This exhibition provides not only a thorough introduction to the lens boxes of the underappreciated German artist Mary Bauermeister but also an overview of the widespread turn by artists in the 1960s to the box, a development unquestionably instrumental to the art object’s transformation in the postwar era. Bauermeister’s work here is nested within a survey of iconic artworks leading from Marcel Duchamp and Joseph Cornell to the proliferation of boxes represented in such networks and movements as Fluxus, Nouveau Réalisme, ZERO, and Pop.
Bauermeister began her career as a painter in Cologne, where she made abstract pieces that built up repetitious material accumulations on the picture plane. In 1964, following her move from Cologne to New York, she began making the lens boxes, in which multiple layers of optical lenses magnify and miniaturize surfaces that are filled with the artist’s whorling script; the sensation of looking at them is reminiscent of peering into a basin of percolating liquid. Vision is thrown into oscillation, alternately drawn into the box’s interior and cast outside its boundaries. Bauermeister’s boxes addressed a problem many artists were exploring at the same moment: how to imagine the artwork beyond the discrete material object. Her most explicit response to this problem is found in the boxes whose contents spill out onto the wall, such as I’m a Pacifist, but War Pictures Are Too Beautiful, 1964-67.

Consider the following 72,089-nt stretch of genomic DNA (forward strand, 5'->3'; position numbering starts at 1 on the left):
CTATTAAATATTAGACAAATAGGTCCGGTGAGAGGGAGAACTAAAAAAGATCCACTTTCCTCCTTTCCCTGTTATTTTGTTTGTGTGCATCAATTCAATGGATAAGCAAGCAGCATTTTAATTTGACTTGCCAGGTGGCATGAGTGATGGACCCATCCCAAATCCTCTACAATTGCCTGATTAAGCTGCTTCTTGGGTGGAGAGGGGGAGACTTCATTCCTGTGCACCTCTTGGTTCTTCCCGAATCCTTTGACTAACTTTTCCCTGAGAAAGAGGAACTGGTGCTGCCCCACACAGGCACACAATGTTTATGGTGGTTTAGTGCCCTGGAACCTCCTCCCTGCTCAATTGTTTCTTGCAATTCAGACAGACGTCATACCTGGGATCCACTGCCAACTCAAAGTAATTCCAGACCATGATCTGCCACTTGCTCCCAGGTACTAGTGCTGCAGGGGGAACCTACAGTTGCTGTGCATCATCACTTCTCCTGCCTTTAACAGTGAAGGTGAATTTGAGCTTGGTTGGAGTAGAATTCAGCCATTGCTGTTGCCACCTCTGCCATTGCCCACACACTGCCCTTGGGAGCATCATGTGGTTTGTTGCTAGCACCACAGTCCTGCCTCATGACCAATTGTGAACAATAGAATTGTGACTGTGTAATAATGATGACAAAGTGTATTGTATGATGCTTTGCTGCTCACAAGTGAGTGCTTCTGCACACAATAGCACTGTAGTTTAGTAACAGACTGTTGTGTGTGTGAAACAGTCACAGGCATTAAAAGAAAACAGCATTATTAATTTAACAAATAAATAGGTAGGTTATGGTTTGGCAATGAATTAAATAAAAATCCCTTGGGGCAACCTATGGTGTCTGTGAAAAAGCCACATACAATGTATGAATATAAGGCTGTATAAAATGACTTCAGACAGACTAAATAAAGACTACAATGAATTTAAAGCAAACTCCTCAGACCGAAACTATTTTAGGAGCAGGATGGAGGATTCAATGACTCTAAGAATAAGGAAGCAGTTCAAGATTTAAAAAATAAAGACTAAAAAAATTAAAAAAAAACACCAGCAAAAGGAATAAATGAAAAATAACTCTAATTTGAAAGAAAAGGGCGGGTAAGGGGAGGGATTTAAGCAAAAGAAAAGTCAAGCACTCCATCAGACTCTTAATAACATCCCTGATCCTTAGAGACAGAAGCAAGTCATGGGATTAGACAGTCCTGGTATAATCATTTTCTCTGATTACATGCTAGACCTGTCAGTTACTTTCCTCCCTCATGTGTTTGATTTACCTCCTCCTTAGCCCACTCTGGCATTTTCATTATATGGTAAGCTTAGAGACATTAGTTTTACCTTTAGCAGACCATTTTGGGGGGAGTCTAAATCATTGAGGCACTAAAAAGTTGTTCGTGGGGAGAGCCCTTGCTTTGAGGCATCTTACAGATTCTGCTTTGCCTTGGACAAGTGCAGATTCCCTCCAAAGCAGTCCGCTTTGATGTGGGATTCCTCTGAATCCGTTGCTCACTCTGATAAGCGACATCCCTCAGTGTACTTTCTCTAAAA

Such boxes operated rather like miniature showrooms: Anything occurring within their frames could read as an object. Eventually, the box became unnecessary, and the artwork could finally disaggregate, becoming in some cases a field that could continue to be perceived as a singular work (for her part, Bauermeister moved into the design of gardens). “Worlds in a Box” demonstrates just how, at a certain moment, the box was indeed a useful metonym for the world.